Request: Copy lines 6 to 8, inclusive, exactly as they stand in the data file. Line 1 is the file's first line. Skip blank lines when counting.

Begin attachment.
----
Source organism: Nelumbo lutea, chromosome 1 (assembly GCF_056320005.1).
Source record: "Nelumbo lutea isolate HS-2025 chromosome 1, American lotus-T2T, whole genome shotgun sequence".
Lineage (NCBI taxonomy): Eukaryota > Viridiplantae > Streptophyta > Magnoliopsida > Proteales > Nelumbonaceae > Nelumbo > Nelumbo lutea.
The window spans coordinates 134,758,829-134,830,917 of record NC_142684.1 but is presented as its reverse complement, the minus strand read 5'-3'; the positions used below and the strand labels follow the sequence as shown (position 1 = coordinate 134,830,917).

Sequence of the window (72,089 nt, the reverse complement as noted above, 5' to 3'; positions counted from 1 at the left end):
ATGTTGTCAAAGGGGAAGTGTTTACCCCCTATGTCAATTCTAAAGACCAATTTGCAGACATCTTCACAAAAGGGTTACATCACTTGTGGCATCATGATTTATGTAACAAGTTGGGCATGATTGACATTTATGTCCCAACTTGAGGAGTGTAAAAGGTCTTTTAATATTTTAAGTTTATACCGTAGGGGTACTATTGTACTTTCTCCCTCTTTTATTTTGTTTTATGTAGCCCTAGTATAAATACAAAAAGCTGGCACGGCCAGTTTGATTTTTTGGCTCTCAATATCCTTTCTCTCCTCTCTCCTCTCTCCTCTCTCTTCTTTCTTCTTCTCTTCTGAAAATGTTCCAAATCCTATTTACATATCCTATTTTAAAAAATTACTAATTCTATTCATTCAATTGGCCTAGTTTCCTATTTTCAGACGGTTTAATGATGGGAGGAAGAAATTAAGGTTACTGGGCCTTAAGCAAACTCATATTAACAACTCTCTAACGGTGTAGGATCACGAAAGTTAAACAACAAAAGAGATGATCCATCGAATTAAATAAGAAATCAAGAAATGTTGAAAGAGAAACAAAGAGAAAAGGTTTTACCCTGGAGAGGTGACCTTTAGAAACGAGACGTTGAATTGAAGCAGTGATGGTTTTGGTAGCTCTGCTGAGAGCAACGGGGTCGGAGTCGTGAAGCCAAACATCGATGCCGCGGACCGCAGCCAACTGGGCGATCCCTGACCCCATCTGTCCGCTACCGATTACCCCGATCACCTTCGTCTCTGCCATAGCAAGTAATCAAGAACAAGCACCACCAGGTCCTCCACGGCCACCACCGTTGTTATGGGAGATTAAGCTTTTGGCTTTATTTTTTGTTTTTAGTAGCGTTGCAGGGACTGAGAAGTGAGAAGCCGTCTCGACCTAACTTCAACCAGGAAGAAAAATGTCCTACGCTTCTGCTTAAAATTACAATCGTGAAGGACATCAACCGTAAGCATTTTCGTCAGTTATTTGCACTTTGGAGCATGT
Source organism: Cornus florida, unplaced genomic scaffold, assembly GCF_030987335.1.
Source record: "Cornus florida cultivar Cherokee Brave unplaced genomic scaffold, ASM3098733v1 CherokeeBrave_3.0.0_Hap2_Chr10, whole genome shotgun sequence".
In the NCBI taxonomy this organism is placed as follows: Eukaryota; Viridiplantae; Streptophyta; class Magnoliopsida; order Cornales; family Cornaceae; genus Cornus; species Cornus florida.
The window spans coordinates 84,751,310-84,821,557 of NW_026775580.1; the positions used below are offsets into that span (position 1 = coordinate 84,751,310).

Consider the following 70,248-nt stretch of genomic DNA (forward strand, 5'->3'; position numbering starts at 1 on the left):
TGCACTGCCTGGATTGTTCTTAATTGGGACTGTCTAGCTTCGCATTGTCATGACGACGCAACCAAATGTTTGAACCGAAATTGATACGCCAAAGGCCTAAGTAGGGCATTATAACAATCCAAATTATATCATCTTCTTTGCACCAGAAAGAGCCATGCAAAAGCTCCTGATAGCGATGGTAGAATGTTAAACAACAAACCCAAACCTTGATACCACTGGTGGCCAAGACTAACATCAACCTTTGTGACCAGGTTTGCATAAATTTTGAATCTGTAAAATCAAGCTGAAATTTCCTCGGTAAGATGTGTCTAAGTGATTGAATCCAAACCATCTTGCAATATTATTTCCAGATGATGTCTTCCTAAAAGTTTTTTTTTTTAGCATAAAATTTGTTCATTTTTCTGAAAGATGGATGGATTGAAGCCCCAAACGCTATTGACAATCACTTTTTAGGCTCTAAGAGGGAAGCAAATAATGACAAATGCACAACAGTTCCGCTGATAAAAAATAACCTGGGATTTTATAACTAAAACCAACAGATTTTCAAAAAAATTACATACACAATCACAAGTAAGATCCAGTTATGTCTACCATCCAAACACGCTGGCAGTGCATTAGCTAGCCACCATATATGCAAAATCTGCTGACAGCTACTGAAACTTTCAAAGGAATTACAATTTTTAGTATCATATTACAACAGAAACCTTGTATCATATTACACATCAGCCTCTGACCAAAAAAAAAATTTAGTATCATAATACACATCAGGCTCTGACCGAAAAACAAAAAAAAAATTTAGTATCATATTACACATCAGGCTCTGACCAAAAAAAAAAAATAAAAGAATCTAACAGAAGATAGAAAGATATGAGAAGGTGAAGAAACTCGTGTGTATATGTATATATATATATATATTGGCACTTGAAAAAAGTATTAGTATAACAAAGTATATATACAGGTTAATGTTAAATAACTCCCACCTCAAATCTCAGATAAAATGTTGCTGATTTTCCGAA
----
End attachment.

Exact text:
ATGTTGTCAAAGGGGAAGTGTTTACCCCCTATGTCAATTCTAAAGACCAATTTGCAGACATCTTCACAAAAGGGTTACATCACTTGTGGCATCATGATTTATGTAACAAGTTGGGCATGATTGACATTTATGTCCCAACTTGAGGAGTGTAAAAGGTCTTTTAATATTTTAAGTTTATACCGTAGGGGTACTATTGTACTTTCTCCCTCTTTTATTTTGTTTTATGTAGCCCTAGTATAAATACAAAAAGCTGGCACGGCCAGTTTGATTTTTTGGCTCTCAATATCCTTTCTCTCCTCTCTCCTCTCTCCTCTCTCTTCTTTCTTCTTCTCTTCTGAAAATGTTCCAAATCCTATTTACATATCCTATTTTAAAAAATTACTAATTCTATTCATTCAATTGGCCTAGTTTCCTATTTTCAGACGGTTTAATGATGGGAGGAAGAAATTAAGGTTACTGGGCCTTAAGCAAACTCATATTAACAACTCTCTAACGGTGTAGGATCACGAAAGTTAAACAACAAAAGAGATGATCCATCGAATTAAATAAGAAATCAAGAAATGTTGAAAGAGAAACAAAGAGAAAAGGTTTTACCCTGGAGAGGTGACCTTTAGAAACGAGACGTTGAATTGAAGCAGTGATGGTTTTGGTAGCTCTGCTGAGAGCAACGGGGTCGGAGTCGTGAAGCCAAACATCGATGCCGCGGACCGCAGCCAACTGGGCGATCCCTGACCCCATCTGTCCGCTACCGATTACCCCGATCACCTTCGTCTCTGCCATAGCAAGTAATCAAGAACAAGCACCACCAGGTCCTCCACGGCCACCACCGTTGTTATGGGAGATTAAGCTTTTGGCTTTATTTTTTGTTTTTAGTAGCGTTGCAGGGACTGAGAAGTGAGAAGCCGTCTCGACCTAACTTCAACCAGGAAGAAAAATGTCCTACGCTTCTGCTTAAAATTACAATCGTGAAGGACATCAACCGTAAGCATTTTCGTCAGTTATTTGCACTTTGGAGCATGT
Source organism: Cornus florida, unplaced genomic scaffold, assembly GCF_030987335.1.
Source record: "Cornus florida cultivar Cherokee Brave unplaced genomic scaffold, ASM3098733v1 CherokeeBrave_3.0.0_Hap2_Chr10, whole genome shotgun sequence".